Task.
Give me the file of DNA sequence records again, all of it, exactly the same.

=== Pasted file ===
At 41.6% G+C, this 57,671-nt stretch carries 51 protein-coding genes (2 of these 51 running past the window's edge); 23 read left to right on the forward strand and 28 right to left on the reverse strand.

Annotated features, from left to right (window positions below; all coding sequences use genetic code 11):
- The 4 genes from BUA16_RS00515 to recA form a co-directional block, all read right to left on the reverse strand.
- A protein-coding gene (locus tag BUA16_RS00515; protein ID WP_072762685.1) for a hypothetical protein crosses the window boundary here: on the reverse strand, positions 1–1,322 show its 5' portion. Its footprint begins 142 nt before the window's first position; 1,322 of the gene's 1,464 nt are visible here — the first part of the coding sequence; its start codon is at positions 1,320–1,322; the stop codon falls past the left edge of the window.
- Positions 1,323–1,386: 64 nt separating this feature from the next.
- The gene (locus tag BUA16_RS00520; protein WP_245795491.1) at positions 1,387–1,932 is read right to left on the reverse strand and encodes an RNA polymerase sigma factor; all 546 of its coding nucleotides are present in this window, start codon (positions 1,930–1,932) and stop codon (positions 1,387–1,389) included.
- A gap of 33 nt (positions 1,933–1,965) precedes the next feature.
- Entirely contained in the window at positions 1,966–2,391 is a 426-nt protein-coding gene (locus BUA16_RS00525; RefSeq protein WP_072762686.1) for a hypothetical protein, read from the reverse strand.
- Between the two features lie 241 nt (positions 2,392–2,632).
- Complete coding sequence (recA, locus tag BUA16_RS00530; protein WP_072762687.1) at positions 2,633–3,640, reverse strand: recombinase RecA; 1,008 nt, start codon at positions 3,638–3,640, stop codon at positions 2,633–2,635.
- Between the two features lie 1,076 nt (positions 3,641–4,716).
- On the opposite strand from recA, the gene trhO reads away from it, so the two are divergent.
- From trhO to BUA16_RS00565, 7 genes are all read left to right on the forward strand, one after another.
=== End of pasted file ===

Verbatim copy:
At 41.6% G+C, this 57,671-nt stretch carries 51 protein-coding genes (2 of these 51 running past the window's edge); 23 read left to right on the forward strand and 28 right to left on the reverse strand.

Annotated features, from left to right (window positions below; all coding sequences use genetic code 11):
- The 4 genes from BUA16_RS00515 to recA form a co-directional block, all read right to left on the reverse strand.
- A protein-coding gene (locus tag BUA16_RS00515; protein ID WP_072762685.1) for a hypothetical protein crosses the window boundary here: on the reverse strand, positions 1–1,322 show its 5' portion. Its footprint begins 142 nt before the window's first position; 1,322 of the gene's 1,464 nt are visible here — the first part of the coding sequence; its start codon is at positions 1,320–1,322; the stop codon falls past the left edge of the window.
- Positions 1,323–1,386: 64 nt separating this feature from the next.
- The gene (locus tag BUA16_RS00520; protein WP_245795491.1) at positions 1,387–1,932 is read right to left on the reverse strand and encodes an RNA polymerase sigma factor; all 546 of its coding nucleotides are present in this window, start codon (positions 1,930–1,932) and stop codon (positions 1,387–1,389) included.
- A gap of 33 nt (positions 1,933–1,965) precedes the next feature.
- Entirely contained in the window at positions 1,966–2,391 is a 426-nt protein-coding gene (locus BUA16_RS00525; RefSeq protein WP_072762686.1) for a hypothetical protein, read from the reverse strand.
- Between the two features lie 241 nt (positions 2,392–2,632).
- Complete coding sequence (recA, locus tag BUA16_RS00530; protein WP_072762687.1) at positions 2,633–3,640, reverse strand: recombinase RecA; 1,008 nt, start codon at positions 3,638–3,640, stop codon at positions 2,633–2,635.
- Between the two features lie 1,076 nt (positions 3,641–4,716).
- On the opposite strand from recA, the gene trhO reads away from it, so the two are divergent.
- From trhO to BUA16_RS00565, 7 genes are all read left to right on the forward strand, one after another.